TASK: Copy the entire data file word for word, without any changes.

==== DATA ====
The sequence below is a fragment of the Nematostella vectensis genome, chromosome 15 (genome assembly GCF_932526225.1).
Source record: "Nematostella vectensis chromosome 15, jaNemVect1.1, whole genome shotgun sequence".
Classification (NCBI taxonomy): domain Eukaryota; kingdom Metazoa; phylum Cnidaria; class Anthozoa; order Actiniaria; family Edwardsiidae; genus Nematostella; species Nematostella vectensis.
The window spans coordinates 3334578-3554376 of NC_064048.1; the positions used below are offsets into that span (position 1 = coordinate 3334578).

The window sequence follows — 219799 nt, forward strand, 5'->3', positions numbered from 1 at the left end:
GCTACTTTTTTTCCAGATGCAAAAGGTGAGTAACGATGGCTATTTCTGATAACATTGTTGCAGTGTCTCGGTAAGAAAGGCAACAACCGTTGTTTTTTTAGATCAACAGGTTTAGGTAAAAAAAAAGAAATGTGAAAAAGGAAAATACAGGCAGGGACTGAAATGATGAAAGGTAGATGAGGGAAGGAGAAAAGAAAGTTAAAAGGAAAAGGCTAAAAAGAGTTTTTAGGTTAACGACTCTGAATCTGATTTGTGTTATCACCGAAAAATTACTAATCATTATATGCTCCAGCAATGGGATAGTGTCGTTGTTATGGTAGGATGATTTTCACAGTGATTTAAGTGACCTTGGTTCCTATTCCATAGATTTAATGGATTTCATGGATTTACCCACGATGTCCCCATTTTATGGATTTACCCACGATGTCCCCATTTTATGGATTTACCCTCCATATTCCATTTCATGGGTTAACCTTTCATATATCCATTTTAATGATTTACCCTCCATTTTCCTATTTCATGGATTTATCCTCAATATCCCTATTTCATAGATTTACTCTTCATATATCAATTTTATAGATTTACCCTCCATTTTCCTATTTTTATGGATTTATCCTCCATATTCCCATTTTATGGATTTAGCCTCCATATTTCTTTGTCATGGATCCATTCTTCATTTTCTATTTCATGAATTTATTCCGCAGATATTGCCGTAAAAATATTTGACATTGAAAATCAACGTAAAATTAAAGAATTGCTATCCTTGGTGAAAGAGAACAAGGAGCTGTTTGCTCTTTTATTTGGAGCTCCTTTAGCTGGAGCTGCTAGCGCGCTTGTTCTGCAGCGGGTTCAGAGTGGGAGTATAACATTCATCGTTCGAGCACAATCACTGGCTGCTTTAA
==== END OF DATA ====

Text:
The sequence below is a fragment of the Nematostella vectensis genome, chromosome 15 (genome assembly GCF_932526225.1).
Source record: "Nematostella vectensis chromosome 15, jaNemVect1.1, whole genome shotgun sequence".
Classification (NCBI taxonomy): domain Eukaryota; kingdom Metazoa; phylum Cnidaria; class Anthozoa; order Actiniaria; family Edwardsiidae; genus Nematostella; species Nematostella vectensis.
The window spans coordinates 3334578-3554376 of NC_064048.1; the positions used below are offsets into that span (position 1 = coordinate 3334578).

The window sequence follows — 219799 nt, forward strand, 5'->3', positions numbered from 1 at the left end:
GCTACTTTTTTTCCAGATGCAAAAGGTGAGTAACGATGGCTATTTCTGATAACATTGTTGCAGTGTCTCGGTAAGAAAGGCAACAACCGTTGTTTTTTTAGATCAACAGGTTTAGGTAAAAAAAAAGAAATGTGAAAAAGGAAAATACAGGCAGGGACTGAAATGATGAAAGGTAGATGAGGGAAGGAGAAAAGAAAGTTAAAAGGAAAAGGCTAAAAAGAGTTTTTAGGTTAACGACTCTGAATCTGATTTGTGTTATCACCGAAAAATTACTAATCATTATATGCTCCAGCAATGGGATAGTGTCGTTGTTATGGTAGGATGATTTTCACAGTGATTTAAGTGACCTTGGTTCCTATTCCATAGATTTAATGGATTTCATGGATTTACCCACGATGTCCCCATTTTATGGATTTACCCACGATGTCCCCATTTTATGGATTTACCCTCCATATTCCATTTCATGGGTTAACCTTTCATATATCCATTTTAATGATTTACCCTCCATTTTCCTATTTCATGGATTTATCCTCAATATCCCTATTTCATAGATTTACTCTTCATATATCAATTTTATAGATTTACCCTCCATTTTCCTATTTTTATGGATTTATCCTCCATATTCCCATTTTATGGATTTAGCCTCCATATTTCTTTGTCATGGATCCATTCTTCATTTTCTATTTCATGAATTTATTCCGCAGATATTGCCGTAAAAATATTTGACATTGAAAATCAACGTAAAATTAAAGAATTGCTATCCTTGGTGAAAGAGAACAAGGAGCTGTTTGCTCTTTTATTTGGAGCTCCTTTAGCTGGAGCTGCTAGCGCGCTTGTTCTGCAGCGGGTTCAGAGTGGGAGTATAACATTCATCGTTCGAGCACAATCACTGGCTGCTTTAA